23 October2012, Sweetcrude, LAGOS – THREE legal challenges against the Royal Dutch Shell for pollution charges in Nigeria’s Niger Delta could set precedents for how multinational companies are sued for environmental damages in developing countries.
All three inquiries – in the UK, the Netherlands and the US – are being judged in countries other than the one in which damages were said to have occurred.
Shell’s trial in the Netherlands, for which evidence was submitted last week, is thought to be the first time a Dutch company has been brought before a home court to answer charges of environmental damage caused abroad.
It is also the first time a parent company has been sued at home over environmental issues involving a subsidiary abroad – SPDC (Shell Petroleum Development Company of Nigeria) over which, Shell argues, it had no involvement.
The trial follows a claim issued against SPDC earlier this year to the UK High Court. And it coincides with a bizarre, early October hearing in the US – which has no legal connection either to the pollution caused or the company – where the Supreme Court heard arguments from lawyers representing the widow of a Nigerian human rights activist hanged in the 1990s after protesting against oil companies.
Lawyers referenced an obscure piece of legislation dating to 1789 which says that if any human rights infringement occurs anywhere in the world, US courts can deal with it. “This dates back at start of US when they thought that US courts should do justice to the world.
“It was a very aspirational idea,” says Jonathan Verschuuren, environmental law expert at the Netherlands’ Tilburg University. The Supreme Court is now examining whether non-US companies can be sued in the US for acts alleged to have occurred outside the US.
These unconventional legal challenges have few precedents. While UK oil trader Trafigura answered a case in the Netherlands for dumping toxic waste in West Africa, the case focused on accusations that Trafigura first attempted to offload the waste in Amsterdam, not the impact of its final dumping ground in Ivory Coast.
In all three Shell challenges, claimants are seeking redress in other countries largely because they lack confidence in Nigerian courts. Hundreds of legal cases are brought by victims of oil pollution each year but many become “stranded in the inefficient and corrupt Nigerian legal system” says Friends of the Earth Netherlands. Their statement goes on: “Furthermore, the verdicts are often not or inadequately carried out and the damages awarded – if they are paid – are far from sufficient” .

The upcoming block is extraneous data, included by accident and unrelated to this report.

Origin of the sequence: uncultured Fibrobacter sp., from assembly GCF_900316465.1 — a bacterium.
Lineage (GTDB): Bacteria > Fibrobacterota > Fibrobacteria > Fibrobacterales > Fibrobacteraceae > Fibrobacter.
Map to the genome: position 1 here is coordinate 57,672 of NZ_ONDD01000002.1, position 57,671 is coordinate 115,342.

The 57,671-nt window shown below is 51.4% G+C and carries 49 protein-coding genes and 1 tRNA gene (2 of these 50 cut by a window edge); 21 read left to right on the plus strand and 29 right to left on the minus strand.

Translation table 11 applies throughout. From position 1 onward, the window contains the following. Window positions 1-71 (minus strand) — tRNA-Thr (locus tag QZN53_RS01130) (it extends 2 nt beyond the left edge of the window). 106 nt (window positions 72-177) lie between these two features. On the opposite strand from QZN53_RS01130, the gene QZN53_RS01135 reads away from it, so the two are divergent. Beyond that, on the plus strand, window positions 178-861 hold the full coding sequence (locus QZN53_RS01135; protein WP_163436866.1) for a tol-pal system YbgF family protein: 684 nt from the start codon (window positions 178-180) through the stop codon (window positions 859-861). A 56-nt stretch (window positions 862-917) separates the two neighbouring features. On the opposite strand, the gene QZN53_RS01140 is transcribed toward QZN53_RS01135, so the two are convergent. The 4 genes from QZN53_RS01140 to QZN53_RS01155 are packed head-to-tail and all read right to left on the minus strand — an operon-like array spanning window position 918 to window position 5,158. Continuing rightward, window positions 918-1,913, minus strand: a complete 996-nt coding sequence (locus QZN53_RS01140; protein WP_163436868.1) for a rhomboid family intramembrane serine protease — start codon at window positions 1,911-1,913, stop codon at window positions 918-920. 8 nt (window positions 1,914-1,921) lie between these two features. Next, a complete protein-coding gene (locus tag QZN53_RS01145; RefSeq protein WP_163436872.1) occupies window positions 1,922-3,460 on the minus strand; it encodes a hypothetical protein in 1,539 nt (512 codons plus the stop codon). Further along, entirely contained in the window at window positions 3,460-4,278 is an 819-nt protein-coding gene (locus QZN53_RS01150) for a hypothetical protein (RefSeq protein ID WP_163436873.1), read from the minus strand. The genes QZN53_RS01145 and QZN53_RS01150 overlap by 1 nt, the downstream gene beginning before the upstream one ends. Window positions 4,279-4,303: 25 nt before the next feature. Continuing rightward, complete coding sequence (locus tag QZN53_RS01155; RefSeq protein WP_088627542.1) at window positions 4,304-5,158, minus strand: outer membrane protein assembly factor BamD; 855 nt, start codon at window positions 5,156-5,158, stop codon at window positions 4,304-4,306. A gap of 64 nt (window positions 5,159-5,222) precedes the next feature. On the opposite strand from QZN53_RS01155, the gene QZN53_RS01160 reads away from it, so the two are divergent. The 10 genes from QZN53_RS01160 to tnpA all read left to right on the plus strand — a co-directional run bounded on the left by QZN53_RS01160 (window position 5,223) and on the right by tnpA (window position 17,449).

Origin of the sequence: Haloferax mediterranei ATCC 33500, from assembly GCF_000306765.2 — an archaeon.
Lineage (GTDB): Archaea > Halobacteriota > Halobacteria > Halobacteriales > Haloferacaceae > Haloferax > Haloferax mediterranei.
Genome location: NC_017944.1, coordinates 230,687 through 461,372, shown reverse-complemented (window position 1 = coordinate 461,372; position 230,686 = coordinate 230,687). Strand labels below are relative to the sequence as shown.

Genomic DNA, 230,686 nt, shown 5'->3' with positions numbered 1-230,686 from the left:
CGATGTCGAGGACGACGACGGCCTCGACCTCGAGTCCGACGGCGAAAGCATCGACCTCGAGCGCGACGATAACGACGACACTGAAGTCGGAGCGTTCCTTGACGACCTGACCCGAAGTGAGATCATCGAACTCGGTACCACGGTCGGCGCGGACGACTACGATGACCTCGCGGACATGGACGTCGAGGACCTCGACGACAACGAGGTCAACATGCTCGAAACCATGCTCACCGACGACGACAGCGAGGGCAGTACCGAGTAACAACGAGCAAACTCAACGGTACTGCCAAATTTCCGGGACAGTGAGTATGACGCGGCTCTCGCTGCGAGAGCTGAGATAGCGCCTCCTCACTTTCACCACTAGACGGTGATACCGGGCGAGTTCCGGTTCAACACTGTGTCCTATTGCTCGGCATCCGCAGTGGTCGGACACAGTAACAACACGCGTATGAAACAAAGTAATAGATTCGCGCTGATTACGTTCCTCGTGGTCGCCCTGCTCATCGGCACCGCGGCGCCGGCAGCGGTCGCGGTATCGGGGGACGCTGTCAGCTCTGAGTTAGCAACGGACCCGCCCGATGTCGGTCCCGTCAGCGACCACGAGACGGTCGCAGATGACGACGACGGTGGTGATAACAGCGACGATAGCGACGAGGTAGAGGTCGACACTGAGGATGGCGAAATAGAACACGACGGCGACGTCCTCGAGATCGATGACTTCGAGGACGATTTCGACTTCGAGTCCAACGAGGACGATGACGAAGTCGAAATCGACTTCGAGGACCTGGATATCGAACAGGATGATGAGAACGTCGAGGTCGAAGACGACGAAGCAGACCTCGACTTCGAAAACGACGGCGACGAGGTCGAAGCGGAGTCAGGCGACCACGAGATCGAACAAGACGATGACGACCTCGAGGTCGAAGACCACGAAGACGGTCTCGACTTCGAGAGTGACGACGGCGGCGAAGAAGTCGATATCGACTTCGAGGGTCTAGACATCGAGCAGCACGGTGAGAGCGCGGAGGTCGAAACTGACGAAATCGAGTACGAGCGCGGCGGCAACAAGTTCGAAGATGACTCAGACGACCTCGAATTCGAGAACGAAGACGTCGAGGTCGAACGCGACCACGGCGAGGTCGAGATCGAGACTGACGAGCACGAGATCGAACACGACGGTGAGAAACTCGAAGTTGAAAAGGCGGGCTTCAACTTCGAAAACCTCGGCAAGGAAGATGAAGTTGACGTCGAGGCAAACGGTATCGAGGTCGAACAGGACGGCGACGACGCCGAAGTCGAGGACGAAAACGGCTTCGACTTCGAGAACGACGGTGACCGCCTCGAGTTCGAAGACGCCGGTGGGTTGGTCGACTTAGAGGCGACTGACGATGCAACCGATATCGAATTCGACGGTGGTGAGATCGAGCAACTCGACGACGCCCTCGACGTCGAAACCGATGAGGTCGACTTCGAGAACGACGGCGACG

Shell’s UK spokesperson Jonathan French told beyondbrics: “That’s an issue for the Nigerian legal system to answer”. But Evert Hassink, senior campaigner for Friends of the Earth Netherlands, said: “We have more confidence in the Dutch system”. And Dutch courts argue they have competence in the trial.
Another reason for heading to the Netherlands is that claimants are adamant that Shell’s headquarters be held accountable for the actions of subsidiaries. “It’s not about whether the headquarters know every detail,” says Hassink.
“It is about whether senior managers and executives of a well-organised international company were aware of the problem and were able to instruct their company”.
Shell, for its part, argues that SPDC was a separate company (albeit a wholly owned subsidiary) and the parent company had no involvement in the issues. It has also claimed to have cleaned up the spills in question, which it says were caused by theft and sabotage of pipelines.
Depending on the outcome – due to be announced in January next year – the Netherlands trial could be “a really important case,” says Professor Verschuuren. “If [the claimants] are successful, it is a big step in cases where western multinationals commit acts that cause pollution. Up until now, you had to go through a developing country’s courts”.
Hessink agrees. “When it’s clear that this is a possibility, many others from Nigeria, or other countries that have issues with Dutch or European companies, can take this route,” he says. But, he goes on, “I don’t expect hundreds of these cases to come about because it’s quite difficult for people from developing countries to take a case like this to Europe. It is only possible if people do that with the help of an NGO”. He expects “only the worst cases” to come to European courts.